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The USGC corn and sorghum grain quality reports

calidad del maíz

The U.S. Grains Council publishes reports about the quality of corn and sorghum grown in the United States that are admirable for the quantity of valuable information they contain.

May 10, 2016

When feed cost accounts for about 70 percent of the poultry production cost, it is essential to have good information for decision-making on the ingredients that form the largest part of feed formulation: corn or sorghum.

The information is available to everyone, and I am making reference to the commendable work the U.S. corn and sorghum producers are doing through the U.S. Grains Council (USGC). With growing competition from Brazil and Argentina − which thirty years ago no one would have imagined they’d become the players in the market they are today − differentiation is a must.

For five years, the USGC have produced two different quality reports of these two grains. One is the harvest quality report and the other is the early exports quality report. In these reports, published in English, Spanish, Japanese, Chinese and other languages, the details are incredible and the information is very valuable. 

What the reports include

Average grade factors values, such as test weight, broken grains and foreign material, total damage, heat damage and moisture content are given.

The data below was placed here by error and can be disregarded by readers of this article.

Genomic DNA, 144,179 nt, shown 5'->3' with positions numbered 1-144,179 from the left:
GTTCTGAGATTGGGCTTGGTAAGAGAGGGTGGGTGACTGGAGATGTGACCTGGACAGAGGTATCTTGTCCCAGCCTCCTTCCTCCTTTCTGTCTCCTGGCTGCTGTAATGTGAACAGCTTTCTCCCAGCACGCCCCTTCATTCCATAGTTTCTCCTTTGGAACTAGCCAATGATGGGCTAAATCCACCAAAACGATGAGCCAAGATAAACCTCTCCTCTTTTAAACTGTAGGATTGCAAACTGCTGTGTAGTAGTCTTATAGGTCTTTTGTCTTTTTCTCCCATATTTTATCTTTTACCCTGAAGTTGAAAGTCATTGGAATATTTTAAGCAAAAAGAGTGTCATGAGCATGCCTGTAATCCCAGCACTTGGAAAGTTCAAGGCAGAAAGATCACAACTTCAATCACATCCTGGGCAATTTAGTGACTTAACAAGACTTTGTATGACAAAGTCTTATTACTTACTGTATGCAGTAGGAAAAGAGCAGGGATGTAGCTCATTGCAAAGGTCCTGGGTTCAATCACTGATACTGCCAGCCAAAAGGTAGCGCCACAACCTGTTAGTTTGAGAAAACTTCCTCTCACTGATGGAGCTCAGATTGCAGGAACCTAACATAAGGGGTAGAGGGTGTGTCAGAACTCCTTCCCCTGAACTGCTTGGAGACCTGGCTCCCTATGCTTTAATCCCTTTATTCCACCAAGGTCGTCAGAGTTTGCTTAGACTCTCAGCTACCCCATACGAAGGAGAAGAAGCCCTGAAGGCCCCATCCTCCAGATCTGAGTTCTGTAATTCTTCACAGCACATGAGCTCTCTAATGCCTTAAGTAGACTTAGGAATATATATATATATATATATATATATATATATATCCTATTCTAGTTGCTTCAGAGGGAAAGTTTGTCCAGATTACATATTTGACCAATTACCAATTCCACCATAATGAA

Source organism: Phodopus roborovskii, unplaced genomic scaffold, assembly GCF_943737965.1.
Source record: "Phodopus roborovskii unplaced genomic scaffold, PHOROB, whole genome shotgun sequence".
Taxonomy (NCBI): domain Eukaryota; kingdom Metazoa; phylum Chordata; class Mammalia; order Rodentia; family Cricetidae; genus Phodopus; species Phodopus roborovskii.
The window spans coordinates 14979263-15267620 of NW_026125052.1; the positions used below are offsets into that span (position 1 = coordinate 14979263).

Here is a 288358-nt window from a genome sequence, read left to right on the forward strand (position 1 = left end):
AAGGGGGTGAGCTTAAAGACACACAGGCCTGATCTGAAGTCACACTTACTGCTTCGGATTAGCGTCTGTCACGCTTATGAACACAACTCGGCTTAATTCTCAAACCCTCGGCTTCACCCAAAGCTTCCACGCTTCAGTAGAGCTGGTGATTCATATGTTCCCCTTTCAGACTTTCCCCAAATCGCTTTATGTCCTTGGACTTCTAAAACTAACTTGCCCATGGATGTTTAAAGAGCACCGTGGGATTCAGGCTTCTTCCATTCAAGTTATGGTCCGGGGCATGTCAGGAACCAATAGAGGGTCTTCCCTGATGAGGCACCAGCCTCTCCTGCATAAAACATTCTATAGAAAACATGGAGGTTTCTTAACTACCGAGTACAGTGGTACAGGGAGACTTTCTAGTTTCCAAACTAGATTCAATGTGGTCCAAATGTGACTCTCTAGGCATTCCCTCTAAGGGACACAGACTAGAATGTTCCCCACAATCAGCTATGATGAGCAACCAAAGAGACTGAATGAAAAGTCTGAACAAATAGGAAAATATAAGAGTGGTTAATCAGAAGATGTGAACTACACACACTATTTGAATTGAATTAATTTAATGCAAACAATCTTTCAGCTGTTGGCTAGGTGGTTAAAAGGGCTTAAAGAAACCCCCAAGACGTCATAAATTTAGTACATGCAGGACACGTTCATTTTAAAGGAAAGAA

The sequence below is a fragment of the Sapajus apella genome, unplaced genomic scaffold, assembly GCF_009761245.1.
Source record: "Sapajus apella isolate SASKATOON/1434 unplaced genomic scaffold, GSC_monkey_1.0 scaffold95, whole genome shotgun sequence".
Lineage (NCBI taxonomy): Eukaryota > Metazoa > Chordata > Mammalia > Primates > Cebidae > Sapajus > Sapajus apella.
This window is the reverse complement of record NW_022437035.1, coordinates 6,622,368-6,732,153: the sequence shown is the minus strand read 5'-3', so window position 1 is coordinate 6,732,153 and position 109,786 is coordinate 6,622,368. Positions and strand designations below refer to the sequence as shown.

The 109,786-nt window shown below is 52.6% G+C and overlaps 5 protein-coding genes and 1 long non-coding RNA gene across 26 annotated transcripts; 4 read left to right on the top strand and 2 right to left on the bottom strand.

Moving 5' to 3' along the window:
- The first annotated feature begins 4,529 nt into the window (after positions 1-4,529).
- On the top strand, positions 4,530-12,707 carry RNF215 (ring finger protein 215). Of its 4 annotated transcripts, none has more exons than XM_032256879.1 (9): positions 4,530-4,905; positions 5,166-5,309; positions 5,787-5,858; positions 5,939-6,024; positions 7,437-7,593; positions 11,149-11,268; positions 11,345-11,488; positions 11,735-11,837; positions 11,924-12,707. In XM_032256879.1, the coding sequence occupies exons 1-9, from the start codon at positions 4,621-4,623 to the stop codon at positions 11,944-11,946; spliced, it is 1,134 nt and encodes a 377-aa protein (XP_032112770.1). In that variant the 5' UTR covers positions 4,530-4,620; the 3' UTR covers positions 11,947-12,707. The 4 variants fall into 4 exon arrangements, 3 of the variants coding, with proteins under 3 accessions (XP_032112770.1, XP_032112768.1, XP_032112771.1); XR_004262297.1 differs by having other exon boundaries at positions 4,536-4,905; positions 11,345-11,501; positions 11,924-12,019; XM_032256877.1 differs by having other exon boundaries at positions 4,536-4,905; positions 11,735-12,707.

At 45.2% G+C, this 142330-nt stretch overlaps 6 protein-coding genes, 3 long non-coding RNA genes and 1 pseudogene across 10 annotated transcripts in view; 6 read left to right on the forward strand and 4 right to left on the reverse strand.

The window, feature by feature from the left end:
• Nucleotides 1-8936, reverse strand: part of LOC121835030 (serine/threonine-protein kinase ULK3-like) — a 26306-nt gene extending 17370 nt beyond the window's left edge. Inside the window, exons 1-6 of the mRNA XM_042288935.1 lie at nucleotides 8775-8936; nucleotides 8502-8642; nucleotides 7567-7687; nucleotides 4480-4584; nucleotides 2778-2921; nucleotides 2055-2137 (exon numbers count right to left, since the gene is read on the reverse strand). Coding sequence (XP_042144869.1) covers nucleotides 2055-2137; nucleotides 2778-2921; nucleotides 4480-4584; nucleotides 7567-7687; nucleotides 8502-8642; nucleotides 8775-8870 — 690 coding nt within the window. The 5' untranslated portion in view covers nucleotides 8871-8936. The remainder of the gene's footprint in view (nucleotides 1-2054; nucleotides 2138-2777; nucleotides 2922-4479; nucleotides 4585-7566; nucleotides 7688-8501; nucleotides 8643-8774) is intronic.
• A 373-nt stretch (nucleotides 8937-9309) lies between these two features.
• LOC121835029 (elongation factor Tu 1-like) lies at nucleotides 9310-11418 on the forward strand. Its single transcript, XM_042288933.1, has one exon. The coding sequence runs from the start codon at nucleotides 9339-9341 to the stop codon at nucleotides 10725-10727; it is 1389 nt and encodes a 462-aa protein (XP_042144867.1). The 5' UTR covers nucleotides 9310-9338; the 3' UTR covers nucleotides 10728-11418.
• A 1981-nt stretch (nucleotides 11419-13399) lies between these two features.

Furthermore, chemical composition values, including protein, starch and oil concentration are reported. Other reported traits are physical factors such as stress cracks, kernel volume, 100-kernel weight, true density and percentage of whole kernels.

Also, explanations and analysis of why things occur are given. For example, why this year’s protein concentration is lower, the effect of weather or humidity conditions, or what occurs when grain is handled at export, why these variables can affect grain differently if they are exported by rail or ship, among others. Similarly, levels of some mycotoxins are reported. 

With these reports – which, by the way, are free − nutritionists and purchasing managers or importers in feed mills have a wealth of information to take advantage of, to make year-to-year comparisons and establish patterns; to be able to negotiate better contracts or to know what special requirements may be included.

Other interesting aspects of these reports have are the sampling methodology and analysis they follow, the division by export catchment areas, the strict control they have, the trust producers have in their own marketing system, and above all things: transparency with which information is explained.